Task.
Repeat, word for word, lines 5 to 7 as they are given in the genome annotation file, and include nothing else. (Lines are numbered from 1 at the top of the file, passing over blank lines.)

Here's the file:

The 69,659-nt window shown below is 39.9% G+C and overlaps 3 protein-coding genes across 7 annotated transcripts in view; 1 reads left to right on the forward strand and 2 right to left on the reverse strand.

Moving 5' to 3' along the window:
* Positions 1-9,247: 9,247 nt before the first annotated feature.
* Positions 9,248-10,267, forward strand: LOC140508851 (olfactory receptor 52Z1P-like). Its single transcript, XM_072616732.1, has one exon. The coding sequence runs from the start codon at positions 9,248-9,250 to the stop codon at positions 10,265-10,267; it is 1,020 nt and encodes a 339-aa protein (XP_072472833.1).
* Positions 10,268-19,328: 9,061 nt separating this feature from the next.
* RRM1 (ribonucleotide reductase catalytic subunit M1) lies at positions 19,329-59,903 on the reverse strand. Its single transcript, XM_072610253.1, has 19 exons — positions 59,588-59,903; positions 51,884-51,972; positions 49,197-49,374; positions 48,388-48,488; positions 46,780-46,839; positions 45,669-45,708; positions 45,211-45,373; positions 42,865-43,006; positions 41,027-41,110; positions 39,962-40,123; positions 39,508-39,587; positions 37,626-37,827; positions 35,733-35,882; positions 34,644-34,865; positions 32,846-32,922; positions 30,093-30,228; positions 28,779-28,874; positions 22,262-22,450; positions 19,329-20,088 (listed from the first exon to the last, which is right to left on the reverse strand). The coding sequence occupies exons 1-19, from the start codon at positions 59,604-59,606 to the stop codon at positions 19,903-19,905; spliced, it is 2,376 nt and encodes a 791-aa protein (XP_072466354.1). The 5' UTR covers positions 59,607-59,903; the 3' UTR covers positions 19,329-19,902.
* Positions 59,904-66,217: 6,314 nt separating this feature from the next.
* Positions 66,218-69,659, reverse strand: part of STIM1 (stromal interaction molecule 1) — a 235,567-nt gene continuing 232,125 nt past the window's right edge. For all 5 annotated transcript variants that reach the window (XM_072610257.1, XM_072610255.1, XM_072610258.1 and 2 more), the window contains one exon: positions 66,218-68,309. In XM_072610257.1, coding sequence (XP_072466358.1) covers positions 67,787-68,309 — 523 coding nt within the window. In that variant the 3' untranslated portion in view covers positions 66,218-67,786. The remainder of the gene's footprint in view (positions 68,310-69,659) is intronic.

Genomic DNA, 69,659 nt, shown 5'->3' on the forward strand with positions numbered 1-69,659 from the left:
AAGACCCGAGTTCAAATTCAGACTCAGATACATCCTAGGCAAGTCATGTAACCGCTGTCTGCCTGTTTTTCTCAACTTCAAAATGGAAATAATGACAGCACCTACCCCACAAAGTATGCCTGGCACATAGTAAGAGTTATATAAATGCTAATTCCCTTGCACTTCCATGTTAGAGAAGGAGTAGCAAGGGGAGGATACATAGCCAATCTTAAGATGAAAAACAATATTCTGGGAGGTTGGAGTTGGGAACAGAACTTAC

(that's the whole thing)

* Positions 10,268-19,328: 9,061 nt separating this feature from the next.
* RRM1 (ribonucleotide reductase catalytic subunit M1) lies at positions 19,329-59,903 on the reverse strand. Its single transcript, XM_072610253.1, has 19 exons — positions 59,588-59,903; positions 51,884-51,972; positions 49,197-49,374; positions 48,388-48,488; positions 46,780-46,839; positions 45,669-45,708; positions 45,211-45,373; positions 42,865-43,006; positions 41,027-41,110; positions 39,962-40,123; positions 39,508-39,587; positions 37,626-37,827; positions 35,733-35,882; positions 34,644-34,865; positions 32,846-32,922; positions 30,093-30,228; positions 28,779-28,874; positions 22,262-22,450; positions 19,329-20,088 (listed from the first exon to the last, which is right to left on the reverse strand). The coding sequence occupies exons 1-19, from the start codon at positions 59,604-59,606 to the stop codon at positions 19,903-19,905; spliced, it is 2,376 nt and encodes a 791-aa protein (XP_072466354.1). The 5' UTR covers positions 59,607-59,903; the 3' UTR covers positions 19,329-19,902.
* Positions 59,904-66,217: 6,314 nt separating this feature from the next.